Q: The other day I was fine in the morning, and then all of a sudden I had a sense of terror; like there was impending doom coming over me from everywhere. I was not in control of myself, I began feeling my heart racing and experienced breathlessness. It did pass shortly after, but now I’m really scared it will return. Could I have anxiety, or is it more serious?

Firstly, I’m really sorry to hear you’ve experienced this uncomfortable and harrowing episode. I’ll endeavour to put your mind at ease, however – there is an important and immediate step you must take, and that is to get yourself checked over by a medical doctor without delay. Irrespective of the guidance and support that I or other fellow professionals can offer, seeking a medical opinion is non-negotiable for me.

['Writing set me free from my panic attacks']

I’ll begin with your question about anxiety. The answer is probably not. What you actually describe is pretty much a text-book panic attack. I’m often asked the difference between panic and anxiety – panic attacks appear suddenly, which is what you describe. While anxiety symptoms are slower builders, they become gradually more intense over time; there’s a layering effect developing over minutes, hours, or days.

Generally, panic will subside after a few minutes, whereas anxiety symptoms can often prevail for very long periods. So, let’s focus on panic attacks for now.

Here are some useful tips you can deploy during an attack. Focus on deep breathing, as hyperventilating is a symptom that will increase your fear. Deep breathing will help to reduce symptoms of panic during an attack.

If you’re able to control your breathing, then you’re able to sense that you’re in control of something, which is important. Focus on taking deep breaths, feel the air slowly filling your chest and then slowly leaving again.

Keep doing this on a count of four, then repeat. Some people use a paper bag to breath into, as this helps to offset the body losing carbon dioxide too quickly. Breathing into a paper bag aids rebreathing of exhaled air to put CO2 back into your bloodstream.

Learn to recognise what a panic attack is. By identifying that you’re having a panic attack instead of a heart attack, tell yourself that it is temporary, it will pass, and that you’re going to be OK!

Find an object to focus on. It can be helpful to find a single object to focus all of your attention on during a panic attack. Pick one object you can see and consciously note everything about it. For example, you may notice how the glass in a cabinet has inconsistent colouring or that it’s slightly lopsided.

Describe the patterns, shapes and size of the object to yourself in elaborate detail. Focus all of your energy on this and your panic level will decrease.

Get some exercise! Endorphins help to keep the blood pumping. Choose light exercise that is gentle on the body, such as swimming or walking.

Try repeating a mantra in your mind. This can be reassuring and relaxing and it can give you something to grip on to during a panic attack. Just a simple "This will pass", or a mantra that speaks to you personally – repeat it on a loop in your head until you feel the panic attack start to subside.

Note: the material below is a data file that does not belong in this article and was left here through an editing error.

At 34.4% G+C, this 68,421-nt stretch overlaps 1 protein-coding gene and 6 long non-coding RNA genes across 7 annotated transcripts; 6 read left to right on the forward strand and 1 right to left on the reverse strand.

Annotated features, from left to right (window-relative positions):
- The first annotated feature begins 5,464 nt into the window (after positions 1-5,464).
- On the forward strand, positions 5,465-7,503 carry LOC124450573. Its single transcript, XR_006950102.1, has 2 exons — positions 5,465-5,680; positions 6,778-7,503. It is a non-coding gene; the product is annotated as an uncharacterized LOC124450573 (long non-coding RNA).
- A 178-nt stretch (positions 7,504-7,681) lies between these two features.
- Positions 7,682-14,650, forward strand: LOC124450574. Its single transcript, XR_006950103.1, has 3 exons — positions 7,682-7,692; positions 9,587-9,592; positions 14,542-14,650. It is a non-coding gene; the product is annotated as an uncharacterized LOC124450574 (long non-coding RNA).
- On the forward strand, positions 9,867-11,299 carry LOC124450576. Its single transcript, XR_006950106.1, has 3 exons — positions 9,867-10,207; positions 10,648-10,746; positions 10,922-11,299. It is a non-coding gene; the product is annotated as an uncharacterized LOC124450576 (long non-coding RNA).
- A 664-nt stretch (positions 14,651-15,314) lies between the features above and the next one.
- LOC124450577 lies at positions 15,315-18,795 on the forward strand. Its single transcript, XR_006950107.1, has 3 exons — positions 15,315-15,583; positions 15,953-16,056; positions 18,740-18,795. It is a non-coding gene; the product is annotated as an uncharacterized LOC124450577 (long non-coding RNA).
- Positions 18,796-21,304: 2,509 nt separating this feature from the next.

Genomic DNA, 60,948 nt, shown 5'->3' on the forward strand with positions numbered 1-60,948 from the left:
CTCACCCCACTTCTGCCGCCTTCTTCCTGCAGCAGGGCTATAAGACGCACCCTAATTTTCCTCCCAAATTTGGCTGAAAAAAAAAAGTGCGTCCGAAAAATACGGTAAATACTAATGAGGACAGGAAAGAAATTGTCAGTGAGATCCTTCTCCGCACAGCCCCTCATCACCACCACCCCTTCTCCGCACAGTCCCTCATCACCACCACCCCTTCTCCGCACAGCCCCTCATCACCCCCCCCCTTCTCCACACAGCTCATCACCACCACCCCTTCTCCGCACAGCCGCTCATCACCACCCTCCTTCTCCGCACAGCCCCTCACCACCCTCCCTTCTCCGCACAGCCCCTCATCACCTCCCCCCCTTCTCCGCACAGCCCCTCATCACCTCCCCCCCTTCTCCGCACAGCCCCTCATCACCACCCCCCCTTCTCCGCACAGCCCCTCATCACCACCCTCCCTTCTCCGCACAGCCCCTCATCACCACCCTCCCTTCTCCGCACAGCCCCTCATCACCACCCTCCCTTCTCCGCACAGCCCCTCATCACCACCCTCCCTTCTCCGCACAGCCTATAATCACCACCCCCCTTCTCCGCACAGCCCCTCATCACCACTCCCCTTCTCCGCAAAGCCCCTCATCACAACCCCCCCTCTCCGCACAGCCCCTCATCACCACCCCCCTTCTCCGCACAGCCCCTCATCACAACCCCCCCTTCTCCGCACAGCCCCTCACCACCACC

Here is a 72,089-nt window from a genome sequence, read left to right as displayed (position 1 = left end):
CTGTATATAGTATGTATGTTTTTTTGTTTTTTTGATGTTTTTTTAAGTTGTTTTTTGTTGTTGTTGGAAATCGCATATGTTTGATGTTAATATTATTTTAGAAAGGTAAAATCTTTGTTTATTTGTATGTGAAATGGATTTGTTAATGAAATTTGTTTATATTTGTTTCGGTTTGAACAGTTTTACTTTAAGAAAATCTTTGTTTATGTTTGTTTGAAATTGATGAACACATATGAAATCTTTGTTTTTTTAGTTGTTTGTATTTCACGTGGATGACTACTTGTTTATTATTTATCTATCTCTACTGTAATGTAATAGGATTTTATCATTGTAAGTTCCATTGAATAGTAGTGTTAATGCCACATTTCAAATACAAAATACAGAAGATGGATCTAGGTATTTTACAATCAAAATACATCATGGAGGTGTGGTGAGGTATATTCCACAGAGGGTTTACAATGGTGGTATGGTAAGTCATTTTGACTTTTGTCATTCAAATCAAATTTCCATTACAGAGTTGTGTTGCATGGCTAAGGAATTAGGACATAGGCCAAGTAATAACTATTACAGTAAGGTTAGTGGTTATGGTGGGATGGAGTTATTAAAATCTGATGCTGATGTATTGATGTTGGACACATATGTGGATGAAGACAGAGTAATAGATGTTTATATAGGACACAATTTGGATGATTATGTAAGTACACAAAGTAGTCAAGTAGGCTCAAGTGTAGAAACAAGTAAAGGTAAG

Panic attacks are normal – not normal in the sense that they should be an everyday occurrence, but normal in the sense that they are the physical manifestation of our ancient predecessors’ fight for survival, moreover whether they should be fighting their foe or turning on their heels and making a run for it – fight or flight. Most people claim they think they may be dying during an attack; the irony is that they are being subconsciously prepared for a better chance of survival!

The fear of fear is something different. This is when you have been so traumatised by the experience of having a panic attack, that you’re petrified you might have another at any moment. This is where phobias begin to creep in – and this is a whole separate topic – but as an example, if you had a panic attack while on the metro, you might shun using the metro again as you believe the very act of being on the metro was a factor in triggering the panic attack. And as a consequence, you may begin to associate all mass transit means as triggers that should be avoided. This is fertile ground for phobias to take hold.

By means of reassurance, many people have experienced panic attacks at some point in their lives. Take time to learn and understand what’s happening; there is a lot of valuable support and information out there and remember – they are a fact of life but should never dictate yours.

Russell Hemmings is a Dubai-based lifecoach and cognitive behavioural hypnotherapist, and author of The Mind Diet and Active Positive Parenting (russellhemmings.co.uk). Got a problem? Our fantastic panel of renowned experts is available to answer all your questions related to fashion, well-being, nutrition, finance and hypnotherapy. Email your queries to friday@gulfnews.com.